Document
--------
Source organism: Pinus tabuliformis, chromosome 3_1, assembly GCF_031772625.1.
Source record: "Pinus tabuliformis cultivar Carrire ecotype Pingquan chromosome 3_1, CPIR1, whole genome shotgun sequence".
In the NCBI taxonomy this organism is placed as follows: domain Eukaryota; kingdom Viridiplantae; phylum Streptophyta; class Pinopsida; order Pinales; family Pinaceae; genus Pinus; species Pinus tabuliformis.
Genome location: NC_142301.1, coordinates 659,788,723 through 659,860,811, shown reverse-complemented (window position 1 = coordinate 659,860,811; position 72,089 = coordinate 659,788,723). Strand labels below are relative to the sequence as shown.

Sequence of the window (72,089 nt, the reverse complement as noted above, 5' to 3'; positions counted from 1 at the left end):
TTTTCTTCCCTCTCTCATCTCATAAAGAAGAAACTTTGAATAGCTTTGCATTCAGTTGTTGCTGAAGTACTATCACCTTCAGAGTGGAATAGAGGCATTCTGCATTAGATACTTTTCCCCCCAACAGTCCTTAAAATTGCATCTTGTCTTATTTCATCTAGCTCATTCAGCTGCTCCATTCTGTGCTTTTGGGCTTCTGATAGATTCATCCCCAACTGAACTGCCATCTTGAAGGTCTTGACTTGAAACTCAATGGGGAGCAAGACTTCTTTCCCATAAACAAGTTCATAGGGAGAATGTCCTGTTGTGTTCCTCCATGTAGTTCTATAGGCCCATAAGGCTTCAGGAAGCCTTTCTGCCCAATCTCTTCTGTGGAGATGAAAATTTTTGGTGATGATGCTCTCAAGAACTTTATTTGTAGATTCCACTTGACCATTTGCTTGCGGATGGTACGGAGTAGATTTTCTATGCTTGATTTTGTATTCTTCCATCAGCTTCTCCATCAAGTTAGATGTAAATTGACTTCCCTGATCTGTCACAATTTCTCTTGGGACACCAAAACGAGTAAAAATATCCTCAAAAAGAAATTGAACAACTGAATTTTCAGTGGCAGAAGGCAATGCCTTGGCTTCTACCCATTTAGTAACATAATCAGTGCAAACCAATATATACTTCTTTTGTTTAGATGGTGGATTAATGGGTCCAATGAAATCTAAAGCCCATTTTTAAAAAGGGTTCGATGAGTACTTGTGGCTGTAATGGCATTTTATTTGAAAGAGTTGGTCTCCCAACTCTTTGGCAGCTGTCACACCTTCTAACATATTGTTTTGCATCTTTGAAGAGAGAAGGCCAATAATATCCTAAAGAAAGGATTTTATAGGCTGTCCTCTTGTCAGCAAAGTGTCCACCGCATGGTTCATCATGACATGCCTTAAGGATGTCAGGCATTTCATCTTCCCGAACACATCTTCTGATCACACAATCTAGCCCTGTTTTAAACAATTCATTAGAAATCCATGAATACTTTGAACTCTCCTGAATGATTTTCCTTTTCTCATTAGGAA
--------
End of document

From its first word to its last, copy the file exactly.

Source organism: Pinus tabuliformis, chromosome 3_1, assembly GCF_031772625.1.
Source record: "Pinus tabuliformis cultivar Carrire ecotype Pingquan chromosome 3_1, CPIR1, whole genome shotgun sequence".
In the NCBI taxonomy this organism is placed as follows: domain Eukaryota; kingdom Viridiplantae; phylum Streptophyta; class Pinopsida; order Pinales; family Pinaceae; genus Pinus; species Pinus tabuliformis.
Genome location: NC_142301.1, coordinates 659,788,723 through 659,860,811, shown reverse-complemented (window position 1 = coordinate 659,860,811; position 72,089 = coordinate 659,788,723). Strand labels below are relative to the sequence as shown.

Sequence of the window (72,089 nt, the reverse complement as noted above, 5' to 3'; positions counted from 1 at the left end):
TTTTCTTCCCTCTCTCATCTCATAAAGAAGAAACTTTGAATAGCTTTGCATTCAGTTGTTGCTGAAGTACTATCACCTTCAGAGTGGAATAGAGGCATTCTGCATTAGATACTTTTCCCCCCAACAGTCCTTAAAATTGCATCTTGTCTTATTTCATCTAGCTCATTCAGCTGCTCCATTCTGTGCTTTTGGGCTTCTGATAGATTCATCCCCAACTGAACTGCCATCTTGAAGGTCTTGACTTGAAACTCAATGGGGAGCAAGACTTCTTTCCCATAAACAAGTTCATAGGGAGAATGTCCTGTTGTGTTCCTCCATGTAGTTCTATAGGCCCATAAGGCTTCAGGAAGCCTTTCTGCCCAATCTCTTCTGTGGAGATGAAAATTTTTGGTGATGATGCTCTCAAGAACTTTATTTGTAGATTCCACTTGACCATTTGCTTGCGGATGGTACGGAGTAGATTTTCTATGCTTGATTTTGTATTCTTCCATCAGCTTCTCCATCAAGTTAGATGTAAATTGACTTCCCTGATCTGTCACAATTTCTCTTGGGACACCAAAACGAGTAAAAATATCCTCAAAAAGAAATTGAACAACTGAATTTTCAGTGGCAGAAGGCAATGCCTTGGCTTCTACCCATTTAGTAACATAATCAGTGCAAACCAATATATACTTCTTTTGTTTAGATGGTGGATTAATGGGTCCAATGAAATCTAAAGCCCATTTTTAAAAAGGGTTCGATGAGTACTTGTGGCTGTAATGGCATTTTATTTGAAAGAGTTGGTCTCCCAACTCTTTGGCAGCTGTCACACCTTCTAACATATTGTTTTGCATCTTTGAAGAGAGAAGGCCAATAATATCCTAAAGAAAGGATTTTATAGGCTGTCCTCTTGTCAGCAAAGTGTCCACCGCATGGTTCATCATGACATGCCTTAAGGATGTCAGGCATTTCATCTTCCCGAACACATCTTCTGATCACACAATCTAGCCCTGTTTTAAACAATTCATTAGAAATCCATGAATACTTTGAACTCTCCTGAATGATTTTCCTTTTCTCATTAGGAA